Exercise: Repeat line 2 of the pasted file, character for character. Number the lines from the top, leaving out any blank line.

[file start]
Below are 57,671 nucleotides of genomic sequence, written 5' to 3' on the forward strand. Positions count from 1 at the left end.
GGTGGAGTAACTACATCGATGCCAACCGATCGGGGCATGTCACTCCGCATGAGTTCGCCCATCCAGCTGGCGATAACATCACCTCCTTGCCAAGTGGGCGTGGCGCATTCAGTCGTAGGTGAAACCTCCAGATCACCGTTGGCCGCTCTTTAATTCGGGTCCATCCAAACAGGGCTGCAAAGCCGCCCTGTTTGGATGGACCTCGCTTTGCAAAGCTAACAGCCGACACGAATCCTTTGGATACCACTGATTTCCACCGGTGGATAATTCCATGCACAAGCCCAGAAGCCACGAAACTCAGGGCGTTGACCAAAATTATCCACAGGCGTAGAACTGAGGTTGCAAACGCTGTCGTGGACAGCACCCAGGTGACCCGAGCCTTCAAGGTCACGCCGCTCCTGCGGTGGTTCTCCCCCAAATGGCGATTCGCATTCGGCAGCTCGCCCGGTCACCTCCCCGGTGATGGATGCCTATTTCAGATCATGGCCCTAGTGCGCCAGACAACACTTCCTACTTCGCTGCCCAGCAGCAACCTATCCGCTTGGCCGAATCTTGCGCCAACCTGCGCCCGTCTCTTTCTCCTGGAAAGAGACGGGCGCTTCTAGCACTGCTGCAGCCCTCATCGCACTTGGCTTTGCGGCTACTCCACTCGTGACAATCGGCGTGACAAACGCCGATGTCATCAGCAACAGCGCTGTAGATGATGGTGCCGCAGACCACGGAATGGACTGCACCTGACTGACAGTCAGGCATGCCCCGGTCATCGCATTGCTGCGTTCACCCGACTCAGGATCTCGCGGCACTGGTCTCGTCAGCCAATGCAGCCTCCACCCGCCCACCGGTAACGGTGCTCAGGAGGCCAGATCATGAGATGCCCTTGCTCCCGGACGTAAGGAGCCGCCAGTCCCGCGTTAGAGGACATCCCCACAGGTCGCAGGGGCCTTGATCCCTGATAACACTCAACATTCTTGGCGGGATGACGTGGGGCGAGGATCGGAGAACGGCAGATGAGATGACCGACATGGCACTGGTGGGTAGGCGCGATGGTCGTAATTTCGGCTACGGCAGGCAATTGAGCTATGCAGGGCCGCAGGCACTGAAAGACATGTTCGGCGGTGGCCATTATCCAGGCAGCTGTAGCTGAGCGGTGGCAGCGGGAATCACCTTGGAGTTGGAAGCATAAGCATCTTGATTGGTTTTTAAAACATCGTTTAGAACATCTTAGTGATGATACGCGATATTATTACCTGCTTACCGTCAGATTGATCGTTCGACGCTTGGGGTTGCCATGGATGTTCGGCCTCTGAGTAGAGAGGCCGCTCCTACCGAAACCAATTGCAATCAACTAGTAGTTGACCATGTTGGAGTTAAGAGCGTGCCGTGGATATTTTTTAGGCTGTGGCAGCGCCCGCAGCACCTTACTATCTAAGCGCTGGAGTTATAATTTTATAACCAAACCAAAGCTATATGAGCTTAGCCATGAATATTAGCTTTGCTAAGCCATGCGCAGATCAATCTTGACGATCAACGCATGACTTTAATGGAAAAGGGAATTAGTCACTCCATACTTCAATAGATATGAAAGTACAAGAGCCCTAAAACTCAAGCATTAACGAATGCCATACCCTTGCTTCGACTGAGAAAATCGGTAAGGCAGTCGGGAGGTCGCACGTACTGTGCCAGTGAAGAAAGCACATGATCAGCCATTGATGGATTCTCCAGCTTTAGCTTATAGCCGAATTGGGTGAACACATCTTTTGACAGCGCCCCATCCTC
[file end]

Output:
GGTGGAGTAACTACATCGATGCCAACCGATCGGGGCATGTCACTCCGCATGAGTTCGCCCATCCAGCTGGCGATAACATCACCTCCTTGCCAAGTGGGCGTGGCGCATTCAGTCGTAGGTGAAACCTCCAGATCACCGTTGGCCGCTCTTTAATTCGGGTCCATCCAAACAGGGCTGCAAAGCCGCCCTGTTTGGATGGACCTCGCTTTGCAAAGCTAACAGCCGACACGAATCCTTTGGATACCACTGATTTCCACCGGTGGATAATTCCATGCACAAGCCCAGAAGCCACGAAACTCAGGGCGTTGACCAAAATTATCCACAGGCGTAGAACTGAGGTTGCAAACGCTGTCGTGGACAGCACCCAGGTGACCCGAGCCTTCAAGGTCACGCCGCTCCTGCGGTGGTTCTCCCCCAAATGGCGATTCGCATTCGGCAGCTCGCCCGGTCACCTCCCCGGTGATGGATGCCTATTTCAGATCATGGCCCTAGTGCGCCAGACAACACTTCCTACTTCGCTGCCCAGCAGCAACCTATCCGCTTGGCCGAATCTTGCGCCAACCTGCGCCCGTCTCTTTCTCCTGGAAAGAGACGGGCGCTTCTAGCACTGCTGCAGCCCTCATCGCACTTGGCTTTGCGGCTACTCCACTCGTGACAATCGGCGTGACAAACGCCGATGTCATCAGCAACAGCGCTGTAGATGATGGTGCCGCAGACCACGGAATGGACTGCACCTGACTGACAGTCAGGCATGCCCCGGTCATCGCATTGCTGCGTTCACCCGACTCAGGATCTCGCGGCACTGGTCTCGTCAGCCAATGCAGCCTCCACCCGCCCACCGGTAACGGTGCTCAGGAGGCCAGATCATGAGATGCCCTTGCTCCCGGACGTAAGGAGCCGCCAGTCCCGCGTTAGAGGACATCCCCACAGGTCGCAGGGGCCTTGATCCCTGATAACACTCAACATTCTTGGCGGGATGACGTGGGGCGAGGATCGGAGAACGGCAGATGAGATGACCGACATGGCACTGGTGGGTAGGCGCGATGGTCGTAATTTCGGCTACGGCAGGCAATTGAGCTATGCAGGGCCGCAGGCACTGAAAGACATGTTCGGCGGTGGCCATTATCCAGGCAGCTGTAGCTGAGCGGTGGCAGCGGGAATCACCTTGGAGTTGGAAGCATAAGCATCTTGATTGGTTTTTAAAACATCGTTTAGAACATCTTAGTGATGATACGCGATATTATTACCTGCTTACCGTCAGATTGATCGTTCGACGCTTGGGGTTGCCATGGATGTTCGGCCTCTGAGTAGAGAGGCCGCTCCTACCGAAACCAATTGCAATCAACTAGTAGTTGACCATGTTGGAGTTAAGAGCGTGCCGTGGATATTTTTTAGGCTGTGGCAGCGCCCGCAGCACCTTACTATCTAAGCGCTGGAGTTATAATTTTATAACCAAACCAAAGCTATATGAGCTTAGCCATGAATATTAGCTTTGCTAAGCCATGCGCAGATCAATCTTGACGATCAACGCATGACTTTAATGGAAAAGGGAATTAGTCACTCCATACTTCAATAGATATGAAAGTACAAGAGCCCTAAAACTCAAGCATTAACGAATGCCATACCCTTGCTTCGACTGAGAAAATCGGTAAGGCAGTCGGGAGGTCGCACGTACTGTGCCAGTGAAGAAAGCACATGATCAGCCATTGATGGATTCTCCAGCTTTAGCTTATAGCCGAATTGGGTGAACACATCTTTTGACAGCGCCCCATCCTC